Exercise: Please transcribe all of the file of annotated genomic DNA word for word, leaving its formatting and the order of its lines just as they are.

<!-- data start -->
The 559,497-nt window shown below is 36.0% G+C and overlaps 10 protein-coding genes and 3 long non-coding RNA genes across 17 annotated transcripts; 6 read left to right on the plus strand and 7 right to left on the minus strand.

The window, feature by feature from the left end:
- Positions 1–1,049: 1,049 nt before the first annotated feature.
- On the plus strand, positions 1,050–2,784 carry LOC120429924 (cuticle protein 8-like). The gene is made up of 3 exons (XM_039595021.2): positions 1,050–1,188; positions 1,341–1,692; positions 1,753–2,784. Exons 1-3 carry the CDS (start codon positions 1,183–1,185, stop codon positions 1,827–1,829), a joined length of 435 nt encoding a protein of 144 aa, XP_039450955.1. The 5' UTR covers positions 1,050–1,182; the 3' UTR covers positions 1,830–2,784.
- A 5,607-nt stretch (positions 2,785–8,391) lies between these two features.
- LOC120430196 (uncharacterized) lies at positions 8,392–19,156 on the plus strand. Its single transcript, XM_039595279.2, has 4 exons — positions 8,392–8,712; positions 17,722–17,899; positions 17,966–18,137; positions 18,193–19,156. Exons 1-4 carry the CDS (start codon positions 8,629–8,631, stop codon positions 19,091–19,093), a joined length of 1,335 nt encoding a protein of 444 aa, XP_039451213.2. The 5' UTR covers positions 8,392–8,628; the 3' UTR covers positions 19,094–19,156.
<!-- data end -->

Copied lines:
The 559,497-nt window shown below is 36.0% G+C and overlaps 10 protein-coding genes and 3 long non-coding RNA genes across 17 annotated transcripts; 6 read left to right on the plus strand and 7 right to left on the minus strand.

The window, feature by feature from the left end:
- Positions 1–1,049: 1,049 nt before the first annotated feature.
- On the plus strand, positions 1,050–2,784 carry LOC120429924 (cuticle protein 8-like). The gene is made up of 3 exons (XM_039595021.2): positions 1,050–1,188; positions 1,341–1,692; positions 1,753–2,784. Exons 1-3 carry the CDS (start codon positions 1,183–1,185, stop codon positions 1,827–1,829), a joined length of 435 nt encoding a protein of 144 aa, XP_039450955.1. The 5' UTR covers positions 1,050–1,182; the 3' UTR covers positions 1,830–2,784.
- A 5,607-nt stretch (positions 2,785–8,391) lies between these two features.
- LOC120430196 (uncharacterized) lies at positions 8,392–19,156 on the plus strand. Its single transcript, XM_039595279.2, has 4 exons — positions 8,392–8,712; positions 17,722–17,899; positions 17,966–18,137; positions 18,193–19,156. Exons 1-4 carry the CDS (start codon positions 8,629–8,631, stop codon positions 19,091–19,093), a joined length of 1,335 nt encoding a protein of 444 aa, XP_039451213.2. The 5' UTR covers positions 8,392–8,628; the 3' UTR covers positions 19,094–19,156.